Now I begin walking slowly toward that stone platform wreathed with a short flight of stairs. My legs are becoming heavy and my head is pulled down toward the earth from which I had arisen and to which I must, of my own free will, return. People, give me strength. People, give strength to everyone in the world who is, at this very moment, going, as I am, to make a burnt offering of myself. [11]

 

Here is a man asking to be judged by his intentions and not their outcome, a man expressing confidence in others' similar intentions – not to kill themselves, but to resist whatever form of repression and abuse they face. The suicides of Zygielbojm, Palach, Zajíc, Bouazizi, the monks of Tibet and countless others is an example to be followed in spirit, not in action. Activism is a moral choice, something essential in terms of an activist's own humanity. Its utility should not be counted only in its likely direct, political effects and its effectiveness will be greater for having such moral foundations.

 

[1] In his suicide note, Zygielbojm wrote that “I cannot continue to live and to be silent while the remnants of Polish Jewry, whose representative I am, are being murdered. My comrades in the Warsaw ghetto fell with arms in their hands in the last heroic battle. I was not permitted to fall like them, together with them, but I belong with them, to their mass grave. By my death, I wish to give expression to my most profound protest against the inaction in which the world watches and permits the destruction of the Jewish people”, Szmul Zygielbojm, to the President and Prime Minister of the Republic of Poland, 11 May 1943; http://www.jewishvirtuallibrary.org/jsource/Holocaust/zyglet.html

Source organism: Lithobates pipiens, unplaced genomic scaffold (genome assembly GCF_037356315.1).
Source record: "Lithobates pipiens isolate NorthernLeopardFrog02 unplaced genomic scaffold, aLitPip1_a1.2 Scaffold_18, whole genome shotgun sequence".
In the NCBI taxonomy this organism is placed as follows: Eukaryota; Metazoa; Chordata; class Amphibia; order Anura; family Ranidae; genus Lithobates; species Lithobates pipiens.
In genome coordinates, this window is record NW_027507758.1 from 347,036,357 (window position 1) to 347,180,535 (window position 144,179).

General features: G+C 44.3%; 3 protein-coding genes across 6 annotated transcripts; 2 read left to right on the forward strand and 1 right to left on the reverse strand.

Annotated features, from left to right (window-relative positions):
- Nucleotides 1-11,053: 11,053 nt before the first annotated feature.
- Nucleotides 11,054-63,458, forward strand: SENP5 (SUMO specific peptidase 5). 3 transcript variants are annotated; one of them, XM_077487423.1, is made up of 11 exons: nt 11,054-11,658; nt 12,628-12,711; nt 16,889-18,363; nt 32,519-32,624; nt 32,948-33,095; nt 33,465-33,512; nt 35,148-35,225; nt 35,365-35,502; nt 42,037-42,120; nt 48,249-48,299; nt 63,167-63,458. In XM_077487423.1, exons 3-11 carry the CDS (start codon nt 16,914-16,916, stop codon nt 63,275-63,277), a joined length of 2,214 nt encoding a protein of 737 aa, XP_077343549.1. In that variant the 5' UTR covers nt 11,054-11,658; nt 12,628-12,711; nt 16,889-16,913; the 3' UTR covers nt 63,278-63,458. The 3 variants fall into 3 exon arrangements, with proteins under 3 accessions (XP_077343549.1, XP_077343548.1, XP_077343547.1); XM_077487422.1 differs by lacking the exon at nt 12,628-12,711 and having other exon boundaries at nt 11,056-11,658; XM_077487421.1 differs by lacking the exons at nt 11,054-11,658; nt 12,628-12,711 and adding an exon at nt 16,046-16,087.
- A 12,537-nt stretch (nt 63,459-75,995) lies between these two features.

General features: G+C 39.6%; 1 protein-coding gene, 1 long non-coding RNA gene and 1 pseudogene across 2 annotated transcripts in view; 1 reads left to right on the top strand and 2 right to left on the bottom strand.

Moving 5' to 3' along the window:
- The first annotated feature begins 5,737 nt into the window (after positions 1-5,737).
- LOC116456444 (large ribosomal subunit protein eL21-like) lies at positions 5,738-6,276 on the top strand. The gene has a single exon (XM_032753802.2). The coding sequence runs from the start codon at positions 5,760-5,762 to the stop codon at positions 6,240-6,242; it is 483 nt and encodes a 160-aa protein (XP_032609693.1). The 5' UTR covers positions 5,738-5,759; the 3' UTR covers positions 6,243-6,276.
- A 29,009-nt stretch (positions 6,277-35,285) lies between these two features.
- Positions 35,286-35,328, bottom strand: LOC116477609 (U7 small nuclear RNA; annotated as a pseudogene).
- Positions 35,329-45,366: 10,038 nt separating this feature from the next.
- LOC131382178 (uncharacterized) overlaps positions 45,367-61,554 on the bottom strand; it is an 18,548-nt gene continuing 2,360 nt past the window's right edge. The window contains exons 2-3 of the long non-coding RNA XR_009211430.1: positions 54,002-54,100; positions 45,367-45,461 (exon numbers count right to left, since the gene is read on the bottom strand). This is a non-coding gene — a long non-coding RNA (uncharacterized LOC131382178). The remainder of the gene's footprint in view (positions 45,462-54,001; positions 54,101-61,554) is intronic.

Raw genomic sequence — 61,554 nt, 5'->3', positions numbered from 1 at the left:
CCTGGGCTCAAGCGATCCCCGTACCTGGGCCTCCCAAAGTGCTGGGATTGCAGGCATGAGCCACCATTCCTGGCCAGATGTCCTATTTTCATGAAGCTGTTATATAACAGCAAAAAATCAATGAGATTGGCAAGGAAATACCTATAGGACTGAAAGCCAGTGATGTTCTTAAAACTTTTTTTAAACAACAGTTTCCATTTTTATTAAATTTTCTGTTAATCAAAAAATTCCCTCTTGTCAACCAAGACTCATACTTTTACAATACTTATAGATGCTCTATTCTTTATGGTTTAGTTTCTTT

[2] Bloodlands: Europe between Hitler and Stalin, Timothy Snyder, 2010 p.292.

[3] http://www.radio.cz/en/section/witness/jaroslava-moserova-remembering-jan-palach

[4] Charter 77 statement, 15 January 1989, http://www.janpalach.cz/en/default/jan-palach/palachuvtyden

[5] Chinese court convicts two Tibetans for 'encouraging self-immolation', 31 January 2013; http://www.guardian.co.uk/world/2013/jan/31/chinese-court-tibetans-encouraging-immolation

[6] For supposedly encouraging others to burn themselves to death, Lorang Konchok received a death sentence with a two-year reprieve and Lorang Tsering 10 year jail sentence.

[7] Robert Worth, The New York Times, 21 January 2011.

[8] http://www.janpalach.cz/en/default/jan-palach/palachuvtyden

[9] Presumably Jan Palach, Roman Kalanta, who burned himself to death in 1972 in protest at the Soviet of Lithuania and Thich Quang Duc, a monk protesting South Vietnamese persecution who self-immolated in 1963.

[10] This quote and the Czech, Lithuanian, Buddhist reference from page 226, A Minor Apocalypse, Tadeusz Konwicki, English version by Aventura, 1984.

[11] Ibid. pp 229-230.